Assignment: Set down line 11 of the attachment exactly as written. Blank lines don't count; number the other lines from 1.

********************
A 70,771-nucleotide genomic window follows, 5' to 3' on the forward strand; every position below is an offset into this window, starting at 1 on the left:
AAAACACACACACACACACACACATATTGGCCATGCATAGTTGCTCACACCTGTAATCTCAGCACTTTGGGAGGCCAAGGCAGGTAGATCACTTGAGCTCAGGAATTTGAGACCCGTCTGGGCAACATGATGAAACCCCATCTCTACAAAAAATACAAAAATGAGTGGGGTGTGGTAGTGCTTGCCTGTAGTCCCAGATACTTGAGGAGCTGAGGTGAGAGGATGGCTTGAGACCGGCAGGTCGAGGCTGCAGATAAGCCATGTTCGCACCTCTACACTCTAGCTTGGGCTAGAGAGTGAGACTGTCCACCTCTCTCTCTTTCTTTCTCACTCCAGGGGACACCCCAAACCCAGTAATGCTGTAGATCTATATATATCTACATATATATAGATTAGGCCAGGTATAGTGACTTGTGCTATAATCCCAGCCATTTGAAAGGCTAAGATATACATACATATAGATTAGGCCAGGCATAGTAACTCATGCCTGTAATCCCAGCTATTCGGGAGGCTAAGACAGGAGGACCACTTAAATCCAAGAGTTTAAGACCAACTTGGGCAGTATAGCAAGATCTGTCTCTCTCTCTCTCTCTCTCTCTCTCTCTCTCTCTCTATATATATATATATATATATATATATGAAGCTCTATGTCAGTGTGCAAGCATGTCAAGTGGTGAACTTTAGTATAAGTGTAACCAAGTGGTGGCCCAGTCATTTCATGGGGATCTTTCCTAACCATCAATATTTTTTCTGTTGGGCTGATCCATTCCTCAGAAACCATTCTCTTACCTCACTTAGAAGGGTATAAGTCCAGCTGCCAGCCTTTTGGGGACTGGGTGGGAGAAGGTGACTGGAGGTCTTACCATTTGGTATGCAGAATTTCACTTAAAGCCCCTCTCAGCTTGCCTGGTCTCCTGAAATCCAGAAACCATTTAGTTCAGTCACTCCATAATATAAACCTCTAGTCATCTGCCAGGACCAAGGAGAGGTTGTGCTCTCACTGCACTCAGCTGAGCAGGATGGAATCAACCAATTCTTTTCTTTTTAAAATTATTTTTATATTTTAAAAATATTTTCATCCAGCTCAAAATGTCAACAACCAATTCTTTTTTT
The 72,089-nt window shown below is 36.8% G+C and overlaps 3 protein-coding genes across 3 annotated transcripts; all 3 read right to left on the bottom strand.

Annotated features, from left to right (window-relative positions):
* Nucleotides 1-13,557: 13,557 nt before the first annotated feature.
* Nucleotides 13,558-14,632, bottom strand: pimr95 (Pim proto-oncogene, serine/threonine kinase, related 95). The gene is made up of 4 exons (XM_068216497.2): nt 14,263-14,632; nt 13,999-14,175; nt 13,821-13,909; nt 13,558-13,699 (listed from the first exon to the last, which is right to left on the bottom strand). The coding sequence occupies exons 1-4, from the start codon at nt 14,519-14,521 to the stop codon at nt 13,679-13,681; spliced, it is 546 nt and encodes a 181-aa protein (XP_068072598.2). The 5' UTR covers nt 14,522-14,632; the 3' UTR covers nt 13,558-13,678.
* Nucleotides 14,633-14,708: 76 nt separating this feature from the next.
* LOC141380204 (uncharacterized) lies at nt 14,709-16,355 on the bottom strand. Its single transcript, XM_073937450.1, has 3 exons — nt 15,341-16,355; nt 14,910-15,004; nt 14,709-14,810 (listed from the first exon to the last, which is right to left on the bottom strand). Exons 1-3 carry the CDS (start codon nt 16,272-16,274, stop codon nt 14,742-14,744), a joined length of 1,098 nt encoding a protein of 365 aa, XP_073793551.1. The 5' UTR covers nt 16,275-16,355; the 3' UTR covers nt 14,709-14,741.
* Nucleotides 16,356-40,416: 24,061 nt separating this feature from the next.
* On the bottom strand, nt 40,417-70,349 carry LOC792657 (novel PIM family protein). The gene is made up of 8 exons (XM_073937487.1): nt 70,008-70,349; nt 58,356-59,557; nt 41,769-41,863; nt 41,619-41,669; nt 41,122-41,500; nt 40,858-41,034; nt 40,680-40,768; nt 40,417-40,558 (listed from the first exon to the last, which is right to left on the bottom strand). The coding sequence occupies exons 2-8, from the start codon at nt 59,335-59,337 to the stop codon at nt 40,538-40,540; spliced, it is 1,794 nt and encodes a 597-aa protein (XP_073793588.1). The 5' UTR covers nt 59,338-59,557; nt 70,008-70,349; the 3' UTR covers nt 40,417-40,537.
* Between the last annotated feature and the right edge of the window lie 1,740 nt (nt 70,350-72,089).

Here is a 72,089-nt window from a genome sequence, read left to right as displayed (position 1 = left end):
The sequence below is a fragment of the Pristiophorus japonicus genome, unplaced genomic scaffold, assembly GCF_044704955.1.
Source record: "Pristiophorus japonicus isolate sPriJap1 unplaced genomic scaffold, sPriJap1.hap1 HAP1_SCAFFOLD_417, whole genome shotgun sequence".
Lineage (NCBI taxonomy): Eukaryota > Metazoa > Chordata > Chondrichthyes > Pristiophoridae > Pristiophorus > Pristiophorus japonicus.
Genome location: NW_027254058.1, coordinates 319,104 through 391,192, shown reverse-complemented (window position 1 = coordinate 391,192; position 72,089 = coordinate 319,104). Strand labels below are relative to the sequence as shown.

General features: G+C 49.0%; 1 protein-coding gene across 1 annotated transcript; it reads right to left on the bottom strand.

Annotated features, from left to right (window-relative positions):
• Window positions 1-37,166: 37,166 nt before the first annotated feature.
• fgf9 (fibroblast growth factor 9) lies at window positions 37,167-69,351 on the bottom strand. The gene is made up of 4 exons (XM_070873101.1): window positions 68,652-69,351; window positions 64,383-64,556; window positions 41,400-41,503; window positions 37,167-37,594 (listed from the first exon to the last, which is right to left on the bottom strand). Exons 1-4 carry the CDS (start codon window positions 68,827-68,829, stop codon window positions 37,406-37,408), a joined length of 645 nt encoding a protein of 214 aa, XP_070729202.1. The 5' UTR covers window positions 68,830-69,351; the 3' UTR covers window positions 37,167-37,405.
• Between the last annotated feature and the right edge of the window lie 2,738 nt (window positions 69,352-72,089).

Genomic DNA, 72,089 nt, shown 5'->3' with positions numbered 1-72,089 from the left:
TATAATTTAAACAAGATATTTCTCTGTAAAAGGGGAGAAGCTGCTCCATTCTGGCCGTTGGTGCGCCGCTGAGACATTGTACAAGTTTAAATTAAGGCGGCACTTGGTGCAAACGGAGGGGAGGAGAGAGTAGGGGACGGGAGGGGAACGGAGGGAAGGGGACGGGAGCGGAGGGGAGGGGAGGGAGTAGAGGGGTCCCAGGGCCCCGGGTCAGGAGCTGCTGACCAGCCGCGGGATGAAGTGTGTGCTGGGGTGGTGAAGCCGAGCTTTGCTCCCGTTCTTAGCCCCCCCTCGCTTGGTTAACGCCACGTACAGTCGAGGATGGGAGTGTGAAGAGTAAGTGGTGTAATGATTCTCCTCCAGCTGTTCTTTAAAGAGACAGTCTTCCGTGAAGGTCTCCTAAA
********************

* Between the last annotated feature and the right edge of the window lie 1,740 nt (nt 70,350-72,089).